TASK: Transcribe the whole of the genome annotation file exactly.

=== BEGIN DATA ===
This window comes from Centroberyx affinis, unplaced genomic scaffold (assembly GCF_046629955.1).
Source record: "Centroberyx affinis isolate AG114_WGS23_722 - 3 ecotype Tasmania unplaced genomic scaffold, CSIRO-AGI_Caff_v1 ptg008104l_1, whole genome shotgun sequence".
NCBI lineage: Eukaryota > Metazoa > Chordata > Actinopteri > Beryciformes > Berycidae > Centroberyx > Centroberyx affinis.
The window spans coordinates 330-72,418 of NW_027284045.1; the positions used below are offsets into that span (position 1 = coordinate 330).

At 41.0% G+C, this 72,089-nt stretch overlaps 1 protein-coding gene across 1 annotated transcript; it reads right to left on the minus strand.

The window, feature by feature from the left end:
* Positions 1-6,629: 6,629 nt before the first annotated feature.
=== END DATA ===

This window comes from Centroberyx affinis, unplaced genomic scaffold (assembly GCF_046629955.1).
Source record: "Centroberyx affinis isolate AG114_WGS23_722 - 3 ecotype Tasmania unplaced genomic scaffold, CSIRO-AGI_Caff_v1 ptg008104l_1, whole genome shotgun sequence".
NCBI lineage: Eukaryota > Metazoa > Chordata > Actinopteri > Beryciformes > Berycidae > Centroberyx > Centroberyx affinis.
The window spans coordinates 330-72,418 of NW_027284045.1; the positions used below are offsets into that span (position 1 = coordinate 330).

At 41.0% G+C, this 72,089-nt stretch overlaps 1 protein-coding gene across 1 annotated transcript; it reads right to left on the minus strand.

The window, feature by feature from the left end:
* Positions 1-6,629: 6,629 nt before the first annotated feature.